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CD Reviews: Review of Nice Talking To Me by Spin Doctors
Farley Home / CD Reviews Home / Entertainment Channel / Bullz-Eye Home

Click here to buy yourself a copy from Amazon.com Spin Doctors: Nice Talking To Me (Ruffnation/Universal 2005)

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Contrary to popular belief, the Spin Doctors never really went away. You may not have heard anything from them since 1994, but their last album actually appeared in 1999 (Here Comes the Bride). They spent at least the last three years with a new dedication to the craft of songwriting and live performance, and scored an indie label deal for their troubles. The result is Nice Talking to Me, and while this record has a more fun-loving, tongue-in-cheek approach, it is easily their best work to date. The Spin Doctors have a knack for writing catchy pop/rock that borders on alternative, but stays firmly planted in the mainstream. If these songs could get out of bed and dress themselves, they would choose a t-shirt and jeans.

The title track kicks off this collection with all of the familiar elements that made the Spin Doctors a pop sensation in the early ’90 – crunchy blues-driven guitar riffs, a funky backbeat, addictive melodies, and the instantly familiar vocal of front man Chris Barron. In “Sugar,” the Doctors seem to cram lots of syllables and witty lyrics into 3-minute pop candy. “She’s so sweet/So sweet and dandy/Soft like cake/And hard like candy” is the hook – simple yet crystal clear. “Margarita” is more of the same, and has a party vibe that resembles another fun time band, Smash Mouth. The lyrics are a beauty in this one too: “Revenge is sweet/But success is sweeter/I took the salt from my wounds/And put them in my margarita.” This is just proof that the band is having fun and not slowing down anytime soon.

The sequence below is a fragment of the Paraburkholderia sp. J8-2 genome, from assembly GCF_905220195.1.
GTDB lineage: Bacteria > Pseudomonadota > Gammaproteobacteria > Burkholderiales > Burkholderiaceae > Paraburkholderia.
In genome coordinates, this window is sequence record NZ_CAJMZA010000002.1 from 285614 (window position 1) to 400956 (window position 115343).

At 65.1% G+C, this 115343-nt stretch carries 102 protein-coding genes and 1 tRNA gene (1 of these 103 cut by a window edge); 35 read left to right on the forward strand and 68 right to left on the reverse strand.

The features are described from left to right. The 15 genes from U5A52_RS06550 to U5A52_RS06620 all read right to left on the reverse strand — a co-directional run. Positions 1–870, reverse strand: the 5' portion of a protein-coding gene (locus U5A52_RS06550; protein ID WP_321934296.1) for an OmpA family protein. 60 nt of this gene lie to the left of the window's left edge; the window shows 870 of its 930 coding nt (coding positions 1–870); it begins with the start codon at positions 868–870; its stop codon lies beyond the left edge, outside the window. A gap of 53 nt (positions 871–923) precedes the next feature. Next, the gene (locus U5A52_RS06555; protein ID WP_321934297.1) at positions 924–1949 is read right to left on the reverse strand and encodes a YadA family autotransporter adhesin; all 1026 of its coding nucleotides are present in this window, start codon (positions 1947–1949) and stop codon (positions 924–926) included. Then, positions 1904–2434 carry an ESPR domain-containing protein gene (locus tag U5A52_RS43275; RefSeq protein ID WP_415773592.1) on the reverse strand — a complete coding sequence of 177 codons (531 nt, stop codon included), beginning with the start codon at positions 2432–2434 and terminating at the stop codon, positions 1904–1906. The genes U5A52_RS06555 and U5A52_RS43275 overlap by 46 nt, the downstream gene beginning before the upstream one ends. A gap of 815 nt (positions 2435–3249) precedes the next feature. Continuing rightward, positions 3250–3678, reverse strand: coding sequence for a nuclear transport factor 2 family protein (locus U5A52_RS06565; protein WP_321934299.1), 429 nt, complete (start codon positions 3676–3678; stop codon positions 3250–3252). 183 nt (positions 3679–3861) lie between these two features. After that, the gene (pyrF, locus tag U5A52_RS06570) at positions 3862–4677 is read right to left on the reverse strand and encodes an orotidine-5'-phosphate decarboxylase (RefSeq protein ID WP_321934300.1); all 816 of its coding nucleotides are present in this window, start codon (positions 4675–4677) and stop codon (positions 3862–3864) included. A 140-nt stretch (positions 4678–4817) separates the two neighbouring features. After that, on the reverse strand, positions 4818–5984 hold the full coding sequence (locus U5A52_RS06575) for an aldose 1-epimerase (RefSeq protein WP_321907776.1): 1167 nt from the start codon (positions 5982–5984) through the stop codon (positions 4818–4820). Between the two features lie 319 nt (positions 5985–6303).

“I’d Like to Love You (But I Think You Might Be Crazy)” has a raw, haunting vibe that is a throwback to ‘70s arena rock. Toward the end of this set there is a lot of repetition melodically and rhythmically (“Genuine” and “Safety Pin”), and “Tonight You Can Steal Me Away” has a Steve Miller quality about it. But by far the biggest surprise is “Can’t Kick the Habit,” a ballad of sorts that validates the Spin Doctors as not only a great rock and roll band, but one that can successfully turn the volume down too.

Like a baseball team that puts on its fluffy white uniforms after a long road trip, the Spin Doctors are looking good as they return home – and home for them is the stage, where they continue to churn out quality rock music with mass appeal. Let’s root, root, root for the home team.

~Mike Farley 





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